Why can’t we apply hybrid power tech to mobile devices?

Hybrid_screenFULL DISCLOSURE: I have no technical background in how rechargeable batteries or hybrid auto technology works. Y’all are smarter than me, so I’m hoping you can set me straight!

I had a thought about mobile tech while driving my hybrid auto. We bought a 2006 Toyota Highlander Hybrid last summer and we’re loving it. Having the 288V battery recharge as we coast, go downhill or brake is simply amazing; plus you can watch it all happen on the 7-inch touchscreen. My thought was: how can we apply this tech to mobile devices since one of the most limiting factors is power capacity?

The basic regeneration of power in hybrid vehicle comes from a mechanism attached to the wheels. As the wheels turn, they generate power that’s captured and returned to the second battery; my guess is that this is classified as kinetic energy. The primary battery is a standard car battery just like non-hybrids have; it’s the monster 288V battery under the back seat that gets recharged.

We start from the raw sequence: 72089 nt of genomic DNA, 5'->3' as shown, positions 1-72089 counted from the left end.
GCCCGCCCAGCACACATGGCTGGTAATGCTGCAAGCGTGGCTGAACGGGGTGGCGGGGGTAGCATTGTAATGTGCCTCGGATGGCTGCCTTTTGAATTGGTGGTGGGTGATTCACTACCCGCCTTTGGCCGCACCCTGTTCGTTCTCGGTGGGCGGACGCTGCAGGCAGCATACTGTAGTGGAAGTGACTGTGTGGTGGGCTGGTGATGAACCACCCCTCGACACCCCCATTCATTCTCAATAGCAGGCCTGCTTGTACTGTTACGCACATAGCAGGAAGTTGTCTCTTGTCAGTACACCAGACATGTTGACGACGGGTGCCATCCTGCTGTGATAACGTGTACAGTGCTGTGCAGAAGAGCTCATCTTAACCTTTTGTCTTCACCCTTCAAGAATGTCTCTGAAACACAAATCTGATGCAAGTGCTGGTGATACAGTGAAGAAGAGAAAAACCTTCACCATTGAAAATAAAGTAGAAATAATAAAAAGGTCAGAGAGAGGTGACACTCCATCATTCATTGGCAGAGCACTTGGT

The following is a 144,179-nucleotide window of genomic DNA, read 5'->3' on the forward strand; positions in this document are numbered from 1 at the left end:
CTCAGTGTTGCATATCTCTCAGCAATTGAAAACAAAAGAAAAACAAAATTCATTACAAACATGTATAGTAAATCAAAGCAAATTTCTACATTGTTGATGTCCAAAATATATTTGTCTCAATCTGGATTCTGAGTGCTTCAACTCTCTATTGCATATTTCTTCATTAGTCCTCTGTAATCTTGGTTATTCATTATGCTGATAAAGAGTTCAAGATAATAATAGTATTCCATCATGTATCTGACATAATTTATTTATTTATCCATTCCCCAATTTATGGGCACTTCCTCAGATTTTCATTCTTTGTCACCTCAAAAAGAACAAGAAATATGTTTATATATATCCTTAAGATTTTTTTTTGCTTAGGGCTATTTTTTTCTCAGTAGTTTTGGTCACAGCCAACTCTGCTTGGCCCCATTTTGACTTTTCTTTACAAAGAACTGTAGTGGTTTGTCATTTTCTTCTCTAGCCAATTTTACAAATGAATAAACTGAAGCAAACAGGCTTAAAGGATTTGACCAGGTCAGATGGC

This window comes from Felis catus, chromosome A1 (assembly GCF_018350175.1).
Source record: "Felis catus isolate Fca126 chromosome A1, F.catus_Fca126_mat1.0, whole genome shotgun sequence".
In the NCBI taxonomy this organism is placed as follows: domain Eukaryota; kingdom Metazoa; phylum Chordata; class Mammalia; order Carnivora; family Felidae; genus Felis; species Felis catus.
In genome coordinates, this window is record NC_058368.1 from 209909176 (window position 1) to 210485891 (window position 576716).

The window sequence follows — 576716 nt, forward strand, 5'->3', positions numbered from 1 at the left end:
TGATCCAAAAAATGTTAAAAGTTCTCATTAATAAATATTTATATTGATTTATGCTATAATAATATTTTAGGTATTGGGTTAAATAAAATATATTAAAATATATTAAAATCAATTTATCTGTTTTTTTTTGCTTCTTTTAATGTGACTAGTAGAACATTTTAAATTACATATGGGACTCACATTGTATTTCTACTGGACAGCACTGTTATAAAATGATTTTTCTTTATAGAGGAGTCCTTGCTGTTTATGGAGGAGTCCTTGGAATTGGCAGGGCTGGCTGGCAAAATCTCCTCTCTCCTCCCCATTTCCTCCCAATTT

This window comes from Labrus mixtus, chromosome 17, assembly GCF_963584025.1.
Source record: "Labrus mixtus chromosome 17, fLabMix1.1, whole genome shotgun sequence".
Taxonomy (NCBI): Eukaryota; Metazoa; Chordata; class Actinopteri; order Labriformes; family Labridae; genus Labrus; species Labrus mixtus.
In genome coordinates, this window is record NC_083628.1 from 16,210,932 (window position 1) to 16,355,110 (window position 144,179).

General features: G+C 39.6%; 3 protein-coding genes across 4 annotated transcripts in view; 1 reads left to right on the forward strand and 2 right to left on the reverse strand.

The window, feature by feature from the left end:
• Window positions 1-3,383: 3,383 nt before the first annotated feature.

We’ve essentially got a "wheel" in today’s mobile devices; that hard drive spins like a banshee 95% of the time, right? Today we power the hard drive and other components with a standard battery, but what if we added a secondary battery? Could the first battery spin the hard drive so that we could recapture some of that energy to a second battery?

I’m sure there are a hundred technical reasons we can’t do this and I’m expecting those of you brighter than me to tell me what they are. I’ll consider this a learning experience, really. Still, somthing’s nagging at me here that there must be some way to apply this train of thought. I realize that the components needed for this might be larger than the space we have to work with, but it’s only a matter of time before that constraint disappears. I say: let’s make the hard drive a "power pass-through" to net another hour of so of device usage through a secondary battery…thoughts?

-kct

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